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smeagolsfree

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Also from the amazing list from@smeagolsfree is an observation of buildings by decade.

Period         Skyscraper Count
1950-59    1
1960-69    0
1970-79    3
1980-89    5
1990-99    1
2000-09    1
2010-19    8
2020-22    11

So from the 1950 to 2019,  28 buildings were built. 
Compared to 11 buildings in just the last 3 years.  Guesses for the count for 2020-29 ?

Edited by rolly
Correction; Added ATT tower for the 90's.
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8 minutes ago, rolly said:

Also from the amazing list from@smeagolsfree is an observation of buildings by decade.

Period         Skyscraper Count
1950-59    1
1960-69    0
1970-79    3
1980-89    5
1990-99    0
2000-09    1
2010-19    8
2020-22    11

So from the 1950 to 2019,  28 buildings were built. 
Compared to 11 buildings in just the last 3 years.  Guesses for the count for 2020-29 ?

 

I believe Batman was built in the early 90s.  Sometime around 92-94. 

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On 9/17/2022 at 6:41 PM, KJHburg said:

I hear from reliable sources that these party wagons, buses, tractors etc have been throttled back.  But I saw them everywhere today and suprised how far they go outside of the downtown core.   And the line for the Wings mural was crazy long!  (first photo)   Now remember these tourists are the ones filling up your hotels as Nashville is in the big leagues of party goers in the country along with Miami, Vegas etc.   Nashville has to be the day drinking capital of the US.  

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I DJ own those sometimes. I always start out the first leg with that cool and famous tune: ice ice baby.

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On 9/17/2022 at 4:29 PM, smeagolsfree said:

He must be living under a rock as that was a stupid question.

 

If it is YOU KNOW WHO either go away now or you will be sent away! If not ask a good question.

That is a good question. The administration is touting the jobs number increase and gas price decrease as proof that the economy is doing very well. Are we to believe you over them? Don't write a bad review here.

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Holladay Properties is seeking a location in the area--most likely suburban, for a Project ECHO Hotel, which is a Wyndham Hotels & Resorts brand.  Holladay is planning multiples of the brand in the Nashville area eventually. The prototype requires about two acres, with the buildings to offer approximately 50,000 square feet and 124 individual rooms with an average 300 square feet.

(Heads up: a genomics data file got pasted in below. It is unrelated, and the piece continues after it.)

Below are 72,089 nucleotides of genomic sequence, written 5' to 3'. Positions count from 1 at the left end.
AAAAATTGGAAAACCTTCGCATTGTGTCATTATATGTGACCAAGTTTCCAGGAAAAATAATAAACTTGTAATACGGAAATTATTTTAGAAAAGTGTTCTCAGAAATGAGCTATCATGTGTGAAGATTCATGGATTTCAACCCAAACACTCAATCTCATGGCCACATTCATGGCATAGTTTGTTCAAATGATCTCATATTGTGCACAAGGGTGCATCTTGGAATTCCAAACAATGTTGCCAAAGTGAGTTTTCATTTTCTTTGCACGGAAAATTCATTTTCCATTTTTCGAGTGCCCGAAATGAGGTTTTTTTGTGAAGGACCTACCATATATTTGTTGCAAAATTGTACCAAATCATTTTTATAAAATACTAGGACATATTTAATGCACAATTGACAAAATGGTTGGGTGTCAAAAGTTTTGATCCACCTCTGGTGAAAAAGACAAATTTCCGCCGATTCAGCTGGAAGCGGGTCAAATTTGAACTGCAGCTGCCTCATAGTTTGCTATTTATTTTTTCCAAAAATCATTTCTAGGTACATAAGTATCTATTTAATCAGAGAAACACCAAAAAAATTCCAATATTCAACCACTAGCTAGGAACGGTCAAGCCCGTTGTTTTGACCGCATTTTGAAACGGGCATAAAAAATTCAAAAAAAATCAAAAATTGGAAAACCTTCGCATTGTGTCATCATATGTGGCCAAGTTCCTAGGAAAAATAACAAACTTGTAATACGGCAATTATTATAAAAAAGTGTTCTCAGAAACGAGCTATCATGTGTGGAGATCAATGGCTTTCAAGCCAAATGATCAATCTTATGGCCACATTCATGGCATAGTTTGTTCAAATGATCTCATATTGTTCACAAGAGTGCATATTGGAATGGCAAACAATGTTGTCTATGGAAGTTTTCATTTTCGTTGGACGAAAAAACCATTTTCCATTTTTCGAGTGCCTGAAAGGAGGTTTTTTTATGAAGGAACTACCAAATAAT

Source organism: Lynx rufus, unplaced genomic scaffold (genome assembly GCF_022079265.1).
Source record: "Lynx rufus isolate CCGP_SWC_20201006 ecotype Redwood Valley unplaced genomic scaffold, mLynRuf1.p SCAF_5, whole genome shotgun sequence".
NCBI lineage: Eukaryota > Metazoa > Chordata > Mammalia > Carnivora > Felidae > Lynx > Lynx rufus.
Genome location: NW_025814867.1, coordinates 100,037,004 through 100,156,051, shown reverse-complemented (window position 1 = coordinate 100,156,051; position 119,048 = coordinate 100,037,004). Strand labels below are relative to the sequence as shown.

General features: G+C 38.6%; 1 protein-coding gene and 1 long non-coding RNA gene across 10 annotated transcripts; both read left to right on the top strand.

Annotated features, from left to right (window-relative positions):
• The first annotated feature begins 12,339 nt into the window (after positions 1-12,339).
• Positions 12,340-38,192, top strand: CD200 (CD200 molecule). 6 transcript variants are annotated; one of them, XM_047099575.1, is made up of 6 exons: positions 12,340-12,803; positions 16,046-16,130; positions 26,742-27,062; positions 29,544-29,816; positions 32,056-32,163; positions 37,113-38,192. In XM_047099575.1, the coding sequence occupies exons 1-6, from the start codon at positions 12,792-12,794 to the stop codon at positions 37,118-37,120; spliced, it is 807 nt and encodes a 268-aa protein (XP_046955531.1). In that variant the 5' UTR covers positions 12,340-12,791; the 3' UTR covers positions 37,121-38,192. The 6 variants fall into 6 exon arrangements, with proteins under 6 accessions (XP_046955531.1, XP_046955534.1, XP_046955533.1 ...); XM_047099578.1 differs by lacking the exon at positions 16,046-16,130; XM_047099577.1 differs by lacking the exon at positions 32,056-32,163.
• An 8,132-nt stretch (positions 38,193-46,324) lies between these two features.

More behind the Nashville Post paywall here:

https://www.nashvillepost.com/business/development/nashville-slated-for-new-hotel-concept/article_ba8a8b4e-3ab7-11ed-96ff-3360add741d6.html
 

A generic Project ECHO design:

Screen Shot 2022-09-23 at 12.17.24 PM.png

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On 9/20/2022 at 3:21 PM, rolly said:

Also from the amazing list from@smeagolsfree is an observation of buildings by decade.

Period         Skyscraper Count
1950-59    1
1960-69    0

I'm going to intervene since I was there, coming of age and fascinated by big human stuff,, getting engineering trained. So in '67 there were two 20 story buildings completed. One was the Third National Bank headquarters on the Maxwell House former site at Church across from L&C and the other one is that ugly thing near James Robertson pkwy, maybe not quite 20. The National Life building at 31 stories was complete in late'68 (and the prototype for the 2 taller Shell buildings in Houston and NO). So by 1969 the city had 4 complete high rises and one under construction on Deadrick, a state office I think at 17 stories. That UBS tower was announced in early '72 by First American NB. And the Hyatt House completed in '75. I left for the last time in '75 so can't date stuff since then except for the major exciting thermal plant announced in '74 which I guess ended up not that exciting.

BTW the Snodgrass tower got a famous visitor in the early '70's when Ringo Starr was quoted in an elevator; a joke that made it to a page in the Tennessean. He was probably visiting McCartney who lived on a farm near Mt. Juliett for half a year. There may have been an observation deck at that time.